Epilogue to District 10’s story

Somebody smart once said that the mentors in this game are more fierce than the tributes.

I don’t know what to say about that anymore… XD

Sorry, George ~

In the end, Laura Bancroft had kept her promise. Even though she only ever caught glimpses of things that had never happened, even though the figure on the corner of her eye never proved to be there, she did not forget. Not really.

Growing up as happy and healthy as she could, on a planet that never reminded her of just how small she was in the Universe, impossible things have always invaded her mind. Fantastic characters: a dancer in Paris, a pair or gleaming eyes in a ballroom, a soldier that looked like her brother, an admiral.

Now, she looked at the stars and could tell they were different. She could see their swirling colours, see constellations that were not supposed to exist. A jingle of keys instantly became a jingle of pendants. And wherever she went in her dreams at night, she saw a trenchcoat. That, at least, was real. It was right in front of her, every time she woke up. There, inside her wardrobe. And frankly, she never remembered buying it.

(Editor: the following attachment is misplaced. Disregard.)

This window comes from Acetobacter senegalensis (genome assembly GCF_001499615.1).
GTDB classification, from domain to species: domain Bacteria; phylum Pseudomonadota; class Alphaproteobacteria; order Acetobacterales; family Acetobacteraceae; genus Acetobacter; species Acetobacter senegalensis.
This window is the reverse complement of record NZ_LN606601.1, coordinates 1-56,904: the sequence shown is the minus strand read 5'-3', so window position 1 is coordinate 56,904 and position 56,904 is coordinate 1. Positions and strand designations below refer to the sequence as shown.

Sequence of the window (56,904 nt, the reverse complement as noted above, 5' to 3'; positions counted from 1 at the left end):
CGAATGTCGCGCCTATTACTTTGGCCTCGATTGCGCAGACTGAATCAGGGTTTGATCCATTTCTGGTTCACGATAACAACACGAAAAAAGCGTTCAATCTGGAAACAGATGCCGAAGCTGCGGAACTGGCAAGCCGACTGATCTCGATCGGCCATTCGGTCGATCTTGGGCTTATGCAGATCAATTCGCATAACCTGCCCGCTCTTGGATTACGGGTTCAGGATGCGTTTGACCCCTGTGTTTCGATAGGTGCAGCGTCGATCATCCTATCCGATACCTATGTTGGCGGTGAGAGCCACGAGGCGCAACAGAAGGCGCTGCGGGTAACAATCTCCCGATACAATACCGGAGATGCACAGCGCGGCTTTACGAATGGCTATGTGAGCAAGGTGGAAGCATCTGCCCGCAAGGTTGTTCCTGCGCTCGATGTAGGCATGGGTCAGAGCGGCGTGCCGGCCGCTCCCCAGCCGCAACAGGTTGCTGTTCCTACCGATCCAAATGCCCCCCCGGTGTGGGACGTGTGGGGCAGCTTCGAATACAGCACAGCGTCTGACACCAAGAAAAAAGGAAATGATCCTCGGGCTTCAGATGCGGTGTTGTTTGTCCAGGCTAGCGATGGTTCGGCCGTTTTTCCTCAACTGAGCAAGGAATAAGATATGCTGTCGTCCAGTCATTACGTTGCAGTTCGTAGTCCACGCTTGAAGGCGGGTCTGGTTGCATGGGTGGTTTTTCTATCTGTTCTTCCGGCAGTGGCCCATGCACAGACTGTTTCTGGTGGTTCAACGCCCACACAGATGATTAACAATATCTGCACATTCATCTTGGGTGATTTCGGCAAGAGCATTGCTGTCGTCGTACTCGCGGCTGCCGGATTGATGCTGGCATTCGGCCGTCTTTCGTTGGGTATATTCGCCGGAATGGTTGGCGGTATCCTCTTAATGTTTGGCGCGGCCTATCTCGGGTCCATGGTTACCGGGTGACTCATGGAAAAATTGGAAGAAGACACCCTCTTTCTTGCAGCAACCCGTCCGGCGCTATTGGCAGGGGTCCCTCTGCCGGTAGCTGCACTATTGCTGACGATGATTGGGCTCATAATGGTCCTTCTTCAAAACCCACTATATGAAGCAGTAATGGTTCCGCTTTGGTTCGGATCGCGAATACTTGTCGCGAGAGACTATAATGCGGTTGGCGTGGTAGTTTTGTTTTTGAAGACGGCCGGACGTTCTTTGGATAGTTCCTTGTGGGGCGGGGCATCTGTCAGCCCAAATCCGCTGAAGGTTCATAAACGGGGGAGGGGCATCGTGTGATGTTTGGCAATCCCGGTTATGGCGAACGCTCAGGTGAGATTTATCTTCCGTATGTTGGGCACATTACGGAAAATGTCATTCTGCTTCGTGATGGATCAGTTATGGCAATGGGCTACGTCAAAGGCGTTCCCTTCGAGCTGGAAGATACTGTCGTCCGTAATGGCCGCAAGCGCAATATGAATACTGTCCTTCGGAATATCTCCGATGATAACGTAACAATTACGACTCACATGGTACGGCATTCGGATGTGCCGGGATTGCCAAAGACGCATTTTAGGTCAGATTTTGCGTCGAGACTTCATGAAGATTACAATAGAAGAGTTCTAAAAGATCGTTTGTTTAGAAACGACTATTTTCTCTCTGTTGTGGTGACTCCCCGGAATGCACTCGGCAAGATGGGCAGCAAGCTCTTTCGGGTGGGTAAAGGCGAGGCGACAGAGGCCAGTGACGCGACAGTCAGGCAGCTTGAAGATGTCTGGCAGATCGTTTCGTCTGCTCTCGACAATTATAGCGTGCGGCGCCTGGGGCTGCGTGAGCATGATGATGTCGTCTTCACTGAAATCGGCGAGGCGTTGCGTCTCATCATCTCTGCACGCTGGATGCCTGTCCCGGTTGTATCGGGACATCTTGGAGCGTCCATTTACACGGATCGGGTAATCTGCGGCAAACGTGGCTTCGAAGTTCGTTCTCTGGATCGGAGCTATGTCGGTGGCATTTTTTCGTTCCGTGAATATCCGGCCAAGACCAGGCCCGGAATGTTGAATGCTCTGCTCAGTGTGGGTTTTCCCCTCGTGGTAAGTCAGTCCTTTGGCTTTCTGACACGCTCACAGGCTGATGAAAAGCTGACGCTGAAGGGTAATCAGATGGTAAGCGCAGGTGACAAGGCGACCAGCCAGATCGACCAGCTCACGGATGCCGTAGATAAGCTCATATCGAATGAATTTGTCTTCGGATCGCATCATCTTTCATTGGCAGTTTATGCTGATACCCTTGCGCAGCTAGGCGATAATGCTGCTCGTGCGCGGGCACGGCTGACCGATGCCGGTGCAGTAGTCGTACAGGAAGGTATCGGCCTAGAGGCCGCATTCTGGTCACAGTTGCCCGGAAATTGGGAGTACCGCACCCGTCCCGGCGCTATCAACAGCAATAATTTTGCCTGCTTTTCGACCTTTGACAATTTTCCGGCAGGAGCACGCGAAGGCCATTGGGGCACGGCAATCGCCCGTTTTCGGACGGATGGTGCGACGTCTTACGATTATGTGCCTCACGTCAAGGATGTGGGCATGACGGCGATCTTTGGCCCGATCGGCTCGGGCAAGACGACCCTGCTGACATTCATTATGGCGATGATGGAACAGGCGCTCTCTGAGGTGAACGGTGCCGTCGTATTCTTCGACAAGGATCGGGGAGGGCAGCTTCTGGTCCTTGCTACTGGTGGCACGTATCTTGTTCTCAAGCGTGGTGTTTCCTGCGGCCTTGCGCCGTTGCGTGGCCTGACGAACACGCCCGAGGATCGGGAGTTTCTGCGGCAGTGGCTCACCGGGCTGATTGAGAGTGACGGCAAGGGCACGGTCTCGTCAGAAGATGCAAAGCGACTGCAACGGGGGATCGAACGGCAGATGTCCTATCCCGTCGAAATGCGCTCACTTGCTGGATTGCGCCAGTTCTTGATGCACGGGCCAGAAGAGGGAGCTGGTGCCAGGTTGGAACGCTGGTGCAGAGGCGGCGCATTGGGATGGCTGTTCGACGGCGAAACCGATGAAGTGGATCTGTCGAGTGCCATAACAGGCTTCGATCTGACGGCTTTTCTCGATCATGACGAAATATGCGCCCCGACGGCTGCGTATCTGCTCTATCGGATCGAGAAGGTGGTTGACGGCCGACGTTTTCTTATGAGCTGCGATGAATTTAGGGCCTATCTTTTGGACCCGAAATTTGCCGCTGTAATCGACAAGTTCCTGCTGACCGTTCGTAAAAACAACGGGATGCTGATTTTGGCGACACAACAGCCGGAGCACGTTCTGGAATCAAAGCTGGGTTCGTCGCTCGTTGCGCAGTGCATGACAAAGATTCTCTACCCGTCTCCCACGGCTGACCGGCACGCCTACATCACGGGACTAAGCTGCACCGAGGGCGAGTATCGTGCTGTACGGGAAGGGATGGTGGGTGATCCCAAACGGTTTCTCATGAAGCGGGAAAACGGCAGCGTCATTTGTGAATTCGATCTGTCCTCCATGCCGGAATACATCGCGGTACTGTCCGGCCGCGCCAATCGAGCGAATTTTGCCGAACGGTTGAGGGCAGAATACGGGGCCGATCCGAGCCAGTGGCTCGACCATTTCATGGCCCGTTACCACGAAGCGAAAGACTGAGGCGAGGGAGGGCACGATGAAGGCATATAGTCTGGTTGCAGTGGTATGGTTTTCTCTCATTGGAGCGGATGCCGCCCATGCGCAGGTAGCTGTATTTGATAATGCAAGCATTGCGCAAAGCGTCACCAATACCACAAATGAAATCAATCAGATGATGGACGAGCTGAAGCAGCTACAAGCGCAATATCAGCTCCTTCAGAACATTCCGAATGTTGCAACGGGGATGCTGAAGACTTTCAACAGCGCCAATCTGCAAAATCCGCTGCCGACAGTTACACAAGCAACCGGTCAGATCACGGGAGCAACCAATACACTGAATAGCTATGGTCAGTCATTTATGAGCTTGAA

When she got married, everything at her perfect wedding had been plus one and she had looked all night at the ballroom’s door, expectant of a guest she had never invited in this life. The love for her husband was sincere and she felt grateful everyday for their mutual understanding, but, every now and then, she felt sad. During their honeymoon in Paris, just as she got out of a church, she felt so sad that tears started flowing freely from her eyes. When asked what was wrong, she wasn’t sure whether to answer “nothing” or “everything”.

But that was the past too. In time, she had eventually learnt to put her fantasies aside and live only in the real world. She had never really abandoned that increasingly old trenchcoat that had always been too large for her. Neither did she take it anywhere with her. She always felt like no one was supposed to know about it, like it was hers and only hers, a memory she didn’t have.

And then, when the walls of fate had driven closer to her, attempting to leave her alone in the world once more, she felt it. Looking over the bed of her dying husband, Laura watched the blue sky and knew that this was not the end yet, that the end felt more silent, emptier, darker. A whimper.

“How long are you going to stay with me?” the man asked, their wrinkled hands holding tight on one another.

“What?” she directed her eyes, still gleaming young, back at him and blinked.

He smiled. “You don’t know. You’re always asking this in your sleep. I never understood, until now.” Painful tears gathered in her eyes again and she couldn’t say she didn’t. “How long, Laura?”

Why couldn’t she hear his voice, but another man’s? “Forever,” she breathed without really knowing why and started crying, missing the man letting his last breath pass.

Forever, it had always been forever. As long as she never totally forgot, the forever continued. And one couldn’t be sad about something that’s forgotten. Laura still had her eternity somewhere, up there, in the blue between the swirling stars.